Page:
previous next
[136] gave warning that it was a ‘point of the highest im-
chap. VIII.} 1763. July.
portance,’1 and declined to implicate himself in the plans for taxing America.2

This refusal on the part of Shelburne neither diminished the stubborn eagerness of Egremont nor delayed the action of the treasury department; and. as it had been decided that America was to be taxed by parliament to defray the additional expense of its military establishment, it belonged to Jenkinson, the principal Secretary of the Treasury, from the nature of his office, to prepare the business for consideration.3 Grenville would have esteemed himself unpardonable if he could have even thought of such a measure as the stamp act, without previously making every possible inquiry into the condition of America.4 In addition to the numerous public reports and correspondence, information was sought from men who were esteemed in England as worthy of trust in all situations, and the exaggerated accounts given by the officers who had been employed in America, dispelled every

1 Lords of Trade to Egremont, 8 June (E. and A., 275), 1763.

2 Grenville Diary, Tuesday, 13 Dec., 1763; Grenville Papers, II. 238: ‘He (Henley) told him (G. G.) that the king had told his lordship, in the sumner, that upon occasion of some disputes between Lord Egremont and Lord Shelburne, relating to the Board of Trade, Lord Mansfield had given it as his advice to his Majesty, to show favor to Lord Shelburne, in order to play them one against the other, and by that means to keep the power in his own hands.’

This, as far as it proves any thing, tends to show that the king was not the author of the high American measures, though he approved them and wished them to be adopted.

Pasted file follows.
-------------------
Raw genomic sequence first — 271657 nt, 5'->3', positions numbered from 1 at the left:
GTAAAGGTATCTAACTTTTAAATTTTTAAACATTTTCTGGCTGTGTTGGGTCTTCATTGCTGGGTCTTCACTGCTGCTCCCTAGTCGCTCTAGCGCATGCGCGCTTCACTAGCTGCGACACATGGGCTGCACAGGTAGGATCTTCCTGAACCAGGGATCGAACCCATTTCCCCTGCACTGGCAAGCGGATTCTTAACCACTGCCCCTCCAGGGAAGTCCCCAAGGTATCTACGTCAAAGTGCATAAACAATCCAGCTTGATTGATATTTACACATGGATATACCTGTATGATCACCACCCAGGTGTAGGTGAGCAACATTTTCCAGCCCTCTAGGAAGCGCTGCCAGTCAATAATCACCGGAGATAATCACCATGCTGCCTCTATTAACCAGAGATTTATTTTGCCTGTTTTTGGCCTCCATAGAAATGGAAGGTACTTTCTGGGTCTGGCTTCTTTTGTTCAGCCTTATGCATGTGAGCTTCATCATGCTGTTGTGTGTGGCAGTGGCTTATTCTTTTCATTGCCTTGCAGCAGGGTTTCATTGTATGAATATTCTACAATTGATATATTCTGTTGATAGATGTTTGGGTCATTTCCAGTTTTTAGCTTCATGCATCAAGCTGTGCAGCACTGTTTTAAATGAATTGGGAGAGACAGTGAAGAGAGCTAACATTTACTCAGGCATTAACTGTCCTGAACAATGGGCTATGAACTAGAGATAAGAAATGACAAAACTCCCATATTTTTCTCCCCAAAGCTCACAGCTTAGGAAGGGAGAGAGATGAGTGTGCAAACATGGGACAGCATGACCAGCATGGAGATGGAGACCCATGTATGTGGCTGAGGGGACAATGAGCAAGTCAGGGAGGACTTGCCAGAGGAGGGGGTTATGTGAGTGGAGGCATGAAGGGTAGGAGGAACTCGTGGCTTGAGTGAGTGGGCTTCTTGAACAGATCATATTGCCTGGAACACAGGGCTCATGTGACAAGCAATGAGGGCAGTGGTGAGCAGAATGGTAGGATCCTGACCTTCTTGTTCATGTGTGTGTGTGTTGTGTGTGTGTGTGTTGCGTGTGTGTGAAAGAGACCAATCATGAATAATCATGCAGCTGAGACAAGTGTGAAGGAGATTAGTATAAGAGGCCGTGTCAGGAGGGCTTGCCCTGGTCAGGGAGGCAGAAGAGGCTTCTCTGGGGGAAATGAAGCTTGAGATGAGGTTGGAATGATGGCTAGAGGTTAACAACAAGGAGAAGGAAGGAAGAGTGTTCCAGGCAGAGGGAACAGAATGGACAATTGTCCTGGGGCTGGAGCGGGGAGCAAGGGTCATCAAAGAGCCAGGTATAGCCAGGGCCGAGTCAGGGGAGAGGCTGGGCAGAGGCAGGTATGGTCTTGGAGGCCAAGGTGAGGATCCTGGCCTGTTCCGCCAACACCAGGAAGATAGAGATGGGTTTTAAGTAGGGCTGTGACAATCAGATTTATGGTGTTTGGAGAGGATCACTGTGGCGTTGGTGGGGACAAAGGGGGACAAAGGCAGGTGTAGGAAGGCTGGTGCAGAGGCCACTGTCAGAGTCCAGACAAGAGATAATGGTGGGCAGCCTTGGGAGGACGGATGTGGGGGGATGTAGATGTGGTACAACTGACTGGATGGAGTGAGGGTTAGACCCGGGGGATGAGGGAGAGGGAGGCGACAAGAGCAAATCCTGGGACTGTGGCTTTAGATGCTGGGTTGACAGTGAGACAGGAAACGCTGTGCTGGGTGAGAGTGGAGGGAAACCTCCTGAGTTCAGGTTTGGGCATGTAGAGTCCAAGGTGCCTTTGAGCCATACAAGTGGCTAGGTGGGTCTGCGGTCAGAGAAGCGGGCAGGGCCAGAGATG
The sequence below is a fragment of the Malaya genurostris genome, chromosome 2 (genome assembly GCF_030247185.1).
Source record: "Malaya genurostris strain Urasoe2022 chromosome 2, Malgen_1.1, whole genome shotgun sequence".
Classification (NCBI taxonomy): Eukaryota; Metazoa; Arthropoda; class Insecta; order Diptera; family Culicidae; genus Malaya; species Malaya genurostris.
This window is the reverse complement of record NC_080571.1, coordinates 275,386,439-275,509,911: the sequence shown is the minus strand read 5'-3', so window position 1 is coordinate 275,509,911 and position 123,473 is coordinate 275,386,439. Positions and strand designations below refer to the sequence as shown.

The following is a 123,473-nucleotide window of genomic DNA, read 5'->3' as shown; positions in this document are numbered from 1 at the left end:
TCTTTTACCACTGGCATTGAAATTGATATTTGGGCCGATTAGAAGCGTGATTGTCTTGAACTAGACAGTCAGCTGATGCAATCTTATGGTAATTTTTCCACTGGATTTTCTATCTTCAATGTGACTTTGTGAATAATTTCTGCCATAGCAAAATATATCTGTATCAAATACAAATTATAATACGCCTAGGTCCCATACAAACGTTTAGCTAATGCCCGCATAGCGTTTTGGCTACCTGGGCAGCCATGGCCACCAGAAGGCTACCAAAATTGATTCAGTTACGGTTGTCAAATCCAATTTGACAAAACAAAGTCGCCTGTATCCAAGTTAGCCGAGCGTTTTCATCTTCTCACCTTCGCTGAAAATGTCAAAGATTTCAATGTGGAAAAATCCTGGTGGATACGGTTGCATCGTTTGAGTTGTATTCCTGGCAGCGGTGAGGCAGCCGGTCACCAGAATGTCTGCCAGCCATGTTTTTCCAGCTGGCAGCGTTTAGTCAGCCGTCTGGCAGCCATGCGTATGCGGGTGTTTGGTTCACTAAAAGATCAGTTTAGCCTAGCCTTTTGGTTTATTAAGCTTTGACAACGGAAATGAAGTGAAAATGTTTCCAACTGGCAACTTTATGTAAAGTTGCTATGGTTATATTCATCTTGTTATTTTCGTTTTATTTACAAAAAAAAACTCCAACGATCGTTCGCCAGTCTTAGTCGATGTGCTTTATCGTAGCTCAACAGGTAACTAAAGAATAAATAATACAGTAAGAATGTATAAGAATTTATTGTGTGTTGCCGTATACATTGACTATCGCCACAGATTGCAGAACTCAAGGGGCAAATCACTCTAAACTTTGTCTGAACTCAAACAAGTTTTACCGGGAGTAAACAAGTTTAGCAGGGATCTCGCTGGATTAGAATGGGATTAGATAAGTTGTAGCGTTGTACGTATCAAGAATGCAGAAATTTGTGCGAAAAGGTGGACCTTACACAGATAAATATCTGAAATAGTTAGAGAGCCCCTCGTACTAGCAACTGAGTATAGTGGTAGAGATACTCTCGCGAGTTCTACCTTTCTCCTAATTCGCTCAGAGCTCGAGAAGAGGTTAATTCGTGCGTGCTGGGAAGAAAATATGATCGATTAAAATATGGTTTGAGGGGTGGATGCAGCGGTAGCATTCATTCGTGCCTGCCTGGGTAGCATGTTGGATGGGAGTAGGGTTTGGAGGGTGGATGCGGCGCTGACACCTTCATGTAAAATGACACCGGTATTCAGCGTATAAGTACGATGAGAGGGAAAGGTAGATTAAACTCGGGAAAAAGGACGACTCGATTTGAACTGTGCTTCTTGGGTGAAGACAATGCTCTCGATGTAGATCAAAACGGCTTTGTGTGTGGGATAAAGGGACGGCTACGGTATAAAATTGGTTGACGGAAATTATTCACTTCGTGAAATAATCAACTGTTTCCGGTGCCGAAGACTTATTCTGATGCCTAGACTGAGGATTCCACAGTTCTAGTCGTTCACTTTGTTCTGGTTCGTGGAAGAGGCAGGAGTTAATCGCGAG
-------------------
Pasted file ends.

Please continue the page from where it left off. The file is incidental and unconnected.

3 See the note to Grenville Papers, by their editor, II. 373, and compare Jenkinson to Grenville, 2 July, 1764.

4 G. Grenville, in Cavendish, i. 494, Debate of fifth of March, 1770: ‘I should have been unpardonable, if I had thought of such a measure (as the stamp act) without having previously made every possible inquiry into the condition of America. Sir, I had information from men of the first respectability, of the first trust; men who, in all situations, and upon every occasion, are worthy of credit.’

Creative Commons License
This work is licensed under a Creative Commons Attribution-ShareAlike 3.0 United States License.

An XML version of this text is available for download, with the additional restriction that you offer Perseus any modifications you make. Perseus provides credit for all accepted changes, storing new additions in a versioning system.

hide Places (automatically extracted)

View a map of the most frequently mentioned places in this document.

Download Pleiades ancient places geospacial dataset for this text.

hide People (automatically extracted)
Sort people alphabetically, as they appear on the page, by frequency
Click on a person to search for him/her in this document.
Charles Jenkinson (2)
G. Grenville (2)
Lord Egremont (2)
Henry Shelburne (1)
Henley (1)
George Grenville (1)
John Cavendish (1)
hide Dates (automatically extracted)
Sort dates alphabetically, as they appear on the page, by frequency
Click on a date to search for it in this document.
1763 AD (2)
March 5th, 1770 AD (1)
July 2nd, 1764 AD (1)
December 13th, 1763 AD (1)
July (1)
June 8th (1)
hide Display Preferences
Greek Display:
Arabic Display:
View by Default:
Browse Bar: